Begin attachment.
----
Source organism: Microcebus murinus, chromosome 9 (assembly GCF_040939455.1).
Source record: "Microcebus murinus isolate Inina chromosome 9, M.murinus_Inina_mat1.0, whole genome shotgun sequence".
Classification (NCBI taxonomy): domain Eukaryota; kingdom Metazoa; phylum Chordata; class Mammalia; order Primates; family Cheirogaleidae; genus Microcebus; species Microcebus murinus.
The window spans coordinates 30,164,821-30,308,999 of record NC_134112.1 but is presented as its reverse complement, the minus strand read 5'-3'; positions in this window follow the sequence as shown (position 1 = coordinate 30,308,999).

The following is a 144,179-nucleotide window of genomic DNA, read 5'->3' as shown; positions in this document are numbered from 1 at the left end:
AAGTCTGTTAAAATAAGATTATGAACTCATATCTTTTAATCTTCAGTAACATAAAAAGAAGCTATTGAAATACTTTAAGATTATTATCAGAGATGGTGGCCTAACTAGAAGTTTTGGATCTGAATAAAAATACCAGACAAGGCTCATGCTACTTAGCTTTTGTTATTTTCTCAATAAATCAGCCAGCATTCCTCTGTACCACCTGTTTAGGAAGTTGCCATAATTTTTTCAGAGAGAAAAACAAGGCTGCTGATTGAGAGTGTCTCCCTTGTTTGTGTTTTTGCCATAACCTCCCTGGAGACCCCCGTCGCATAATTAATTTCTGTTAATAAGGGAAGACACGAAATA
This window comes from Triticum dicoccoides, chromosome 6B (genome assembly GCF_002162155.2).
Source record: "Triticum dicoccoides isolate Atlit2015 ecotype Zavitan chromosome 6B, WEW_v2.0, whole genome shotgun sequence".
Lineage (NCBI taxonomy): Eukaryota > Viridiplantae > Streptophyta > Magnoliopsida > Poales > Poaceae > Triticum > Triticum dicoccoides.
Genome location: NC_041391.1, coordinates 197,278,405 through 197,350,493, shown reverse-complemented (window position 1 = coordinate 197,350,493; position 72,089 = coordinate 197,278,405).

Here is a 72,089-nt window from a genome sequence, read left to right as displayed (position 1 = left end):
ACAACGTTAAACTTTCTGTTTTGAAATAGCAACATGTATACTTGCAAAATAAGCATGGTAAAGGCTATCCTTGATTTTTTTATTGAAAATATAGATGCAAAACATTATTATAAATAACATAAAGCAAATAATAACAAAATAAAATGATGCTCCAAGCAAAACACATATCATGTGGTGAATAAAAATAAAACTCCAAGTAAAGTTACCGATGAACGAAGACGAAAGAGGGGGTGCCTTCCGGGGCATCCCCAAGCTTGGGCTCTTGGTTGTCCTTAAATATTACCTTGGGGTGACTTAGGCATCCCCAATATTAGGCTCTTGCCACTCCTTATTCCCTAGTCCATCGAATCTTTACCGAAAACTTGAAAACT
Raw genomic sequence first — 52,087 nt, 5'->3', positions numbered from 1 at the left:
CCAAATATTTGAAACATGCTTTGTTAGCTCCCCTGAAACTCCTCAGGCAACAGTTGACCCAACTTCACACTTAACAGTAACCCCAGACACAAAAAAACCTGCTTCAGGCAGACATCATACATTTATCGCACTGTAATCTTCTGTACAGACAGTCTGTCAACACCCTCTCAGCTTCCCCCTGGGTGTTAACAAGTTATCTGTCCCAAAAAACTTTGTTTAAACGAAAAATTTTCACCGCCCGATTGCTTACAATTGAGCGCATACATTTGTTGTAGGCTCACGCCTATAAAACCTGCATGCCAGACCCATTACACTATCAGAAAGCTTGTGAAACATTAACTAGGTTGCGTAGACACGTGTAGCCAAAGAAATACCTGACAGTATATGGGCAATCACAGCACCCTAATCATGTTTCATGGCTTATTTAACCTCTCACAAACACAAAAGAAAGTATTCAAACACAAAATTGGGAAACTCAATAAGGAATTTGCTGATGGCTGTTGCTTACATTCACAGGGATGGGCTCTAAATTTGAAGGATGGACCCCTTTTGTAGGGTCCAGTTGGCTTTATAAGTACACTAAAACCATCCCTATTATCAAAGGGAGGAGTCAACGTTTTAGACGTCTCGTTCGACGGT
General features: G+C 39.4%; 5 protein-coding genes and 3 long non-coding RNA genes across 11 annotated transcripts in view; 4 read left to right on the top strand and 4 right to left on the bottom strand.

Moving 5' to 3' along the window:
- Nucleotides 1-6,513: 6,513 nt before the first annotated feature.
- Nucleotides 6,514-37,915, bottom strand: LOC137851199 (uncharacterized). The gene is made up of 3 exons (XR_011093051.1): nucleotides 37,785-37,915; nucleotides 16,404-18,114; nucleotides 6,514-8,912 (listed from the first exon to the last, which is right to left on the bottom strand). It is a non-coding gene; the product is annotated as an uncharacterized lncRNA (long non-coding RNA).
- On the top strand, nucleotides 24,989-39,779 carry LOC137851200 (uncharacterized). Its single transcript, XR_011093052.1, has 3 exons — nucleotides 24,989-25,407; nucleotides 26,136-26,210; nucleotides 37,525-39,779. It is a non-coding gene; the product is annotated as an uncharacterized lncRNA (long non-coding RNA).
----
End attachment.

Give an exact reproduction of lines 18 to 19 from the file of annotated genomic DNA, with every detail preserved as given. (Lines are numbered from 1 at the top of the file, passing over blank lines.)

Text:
- Nucleotides 6,514-37,915, bottom strand: LOC137851199 (uncharacterized). The gene is made up of 3 exons (XR_011093051.1): nucleotides 37,785-37,915; nucleotides 16,404-18,114; nucleotides 6,514-8,912 (listed from the first exon to the last, which is right to left on the bottom strand). It is a non-coding gene; the product is annotated as an uncharacterized lncRNA (long non-coding RNA).
- On the top strand, nucleotides 24,989-39,779 carry LOC137851200 (uncharacterized). Its single transcript, XR_011093052.1, has 3 exons — nucleotides 24,989-25,407; nucleotides 26,136-26,210; nucleotides 37,525-39,779. It is a non-coding gene; the product is annotated as an uncharacterized lncRNA (long non-coding RNA).